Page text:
The Liberal Member for Northern Victoria Wendy Lovell has continued her campaign in State Parliament for the establishment of radiotherapy services at Goulburn Valley Health, this time conveying the story of Kyabram woman Leanne Beck.
In an adjournment debate to the Minister for Health, Ms Lovell said Leanne’s cancer journey was further proof that patients all over the Goulburn Valley requiring radiotherapy deserve better than the emotional and financial burden associated with having to travel for treatment.
“Leanne’s story is sadly typical of all patients throughout the Goulburn Valley that need radiotherapy treatment; the hardship and emotional toll of long travel and extreme financial impost,” Ms Lovell said.
“Being forced to travel every day from Kyabram to Epping in Melbourne for seven weeks to obtain life-saving radiotherapy treatment had a dramatic impact on the lives of Leanne and her family and friends.”
Ms Lovell said that Leanne attempted to arrange treatment in Bendigo but the large amount of patients at the Bendigo facility meant that Leanne was facing a wait for treatment that her illness would not allow her to afford.
“Because of the long waiting list for treatment at Bendigo, Leanne need for immediate treatment forced her to travel the over four hours round trip from Monday to Friday every day for seven weeks in order to receive the radiotherapy she needed,” Ms Lovell said.
“I would like to thank Leanne for sharing her story in the hope the Health Minister will realise the need for these services to be available locally for all Goulburn Valley patients.”
Leanne Beck is a 53 year old mother of three adult children who has lived in the beautiful town of Kyabram all her life. Her husband is a self-employed painter in a business that Leanne calls a “one-man show”, while Leanne works part-time.
In 2002 at the age of 37 Leanne was diagnosed with breast cancer and underwent a partial mastectomy in Melbourne to remove the tumour and completed a course of chemotherapy at the Peter Copulos Wellness Centre at GV Health in Shepparton. In 2013 at the age of 48 Leanne was again diagnosed with breast cancer, this second bout not connected to the first cancer eleven years earlier. On this occasion Leanne underwent a lumpectomy in Melbourne to remove the tumour and her specialist recommended an intensive course of radiotherapy to save her life.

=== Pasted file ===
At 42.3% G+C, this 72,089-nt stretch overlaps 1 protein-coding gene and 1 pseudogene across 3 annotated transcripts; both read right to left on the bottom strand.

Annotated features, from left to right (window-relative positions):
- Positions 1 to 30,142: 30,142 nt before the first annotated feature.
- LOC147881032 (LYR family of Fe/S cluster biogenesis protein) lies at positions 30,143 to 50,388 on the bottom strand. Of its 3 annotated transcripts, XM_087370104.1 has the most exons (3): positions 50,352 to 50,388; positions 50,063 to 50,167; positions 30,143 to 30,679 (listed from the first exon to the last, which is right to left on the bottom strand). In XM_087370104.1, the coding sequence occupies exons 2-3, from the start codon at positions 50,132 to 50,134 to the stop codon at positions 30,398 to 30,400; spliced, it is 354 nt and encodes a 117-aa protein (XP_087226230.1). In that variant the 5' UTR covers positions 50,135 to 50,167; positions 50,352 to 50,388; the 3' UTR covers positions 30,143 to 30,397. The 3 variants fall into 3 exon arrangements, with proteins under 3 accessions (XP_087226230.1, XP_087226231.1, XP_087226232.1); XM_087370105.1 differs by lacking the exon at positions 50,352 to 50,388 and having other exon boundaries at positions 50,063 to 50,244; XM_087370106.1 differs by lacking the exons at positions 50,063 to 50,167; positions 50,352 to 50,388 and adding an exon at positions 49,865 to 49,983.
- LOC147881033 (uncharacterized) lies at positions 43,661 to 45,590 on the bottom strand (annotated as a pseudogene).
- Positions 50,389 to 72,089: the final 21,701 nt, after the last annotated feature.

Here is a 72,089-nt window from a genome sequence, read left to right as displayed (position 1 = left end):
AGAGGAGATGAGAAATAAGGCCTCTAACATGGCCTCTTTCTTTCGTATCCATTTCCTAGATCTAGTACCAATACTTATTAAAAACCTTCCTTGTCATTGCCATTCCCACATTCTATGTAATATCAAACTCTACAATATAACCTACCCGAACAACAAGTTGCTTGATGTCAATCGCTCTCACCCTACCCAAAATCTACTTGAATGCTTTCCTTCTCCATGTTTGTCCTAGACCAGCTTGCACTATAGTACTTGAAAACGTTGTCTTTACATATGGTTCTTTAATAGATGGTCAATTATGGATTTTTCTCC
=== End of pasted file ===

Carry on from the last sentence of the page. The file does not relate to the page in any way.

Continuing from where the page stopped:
Knowing that there were no radiotherapy services close to her, Leanne was desperate to be treated in Bendigo, which was at least 45 minutes closer to home. Unfortunately because of the amount of patients attending for treatment in Bendigo, there was a substantial waiting time, time that Leanne’s oncologist made clear she didn’t have considering this being her second bout of cancer. Due to the urgency of her requiring treatment, Leanne was forced to attend a private radiotherapy clinic in Epping. Although she had private health insurance, her insurer refused to pay because she was attending a clinic and not a hospital. So Leanne and her husband were forced to pay a total cost of over $20,000 for her to receive the treatment she needed, this figure only partially covered by Medicare.
For seven consecutive weeks, from Monday through to Friday, Leanne travelled every day the over four hour round trip to receive the ten minute treatment that was going to save her life. The first three days were very tough but she really had no option and quickly got into a routine of travelling up and down the highway every single day. The travel meant that Leanne had to give up work and her husband couldn’t take her as his business was the family’s only source of income and was funding the treatment.
Leanne says she was lucky to have the support of her family and friends to travel with her but made the point that the work places and lives of all of these people were also disrupted because of her need to travel for radiotherapy. When getting her treatment, Leanne used to see Melbourne patients popping in for treatment during their lunch-break and noted the importance of radiotherapy services at GV Health to allow local patients to have some normality in their lives.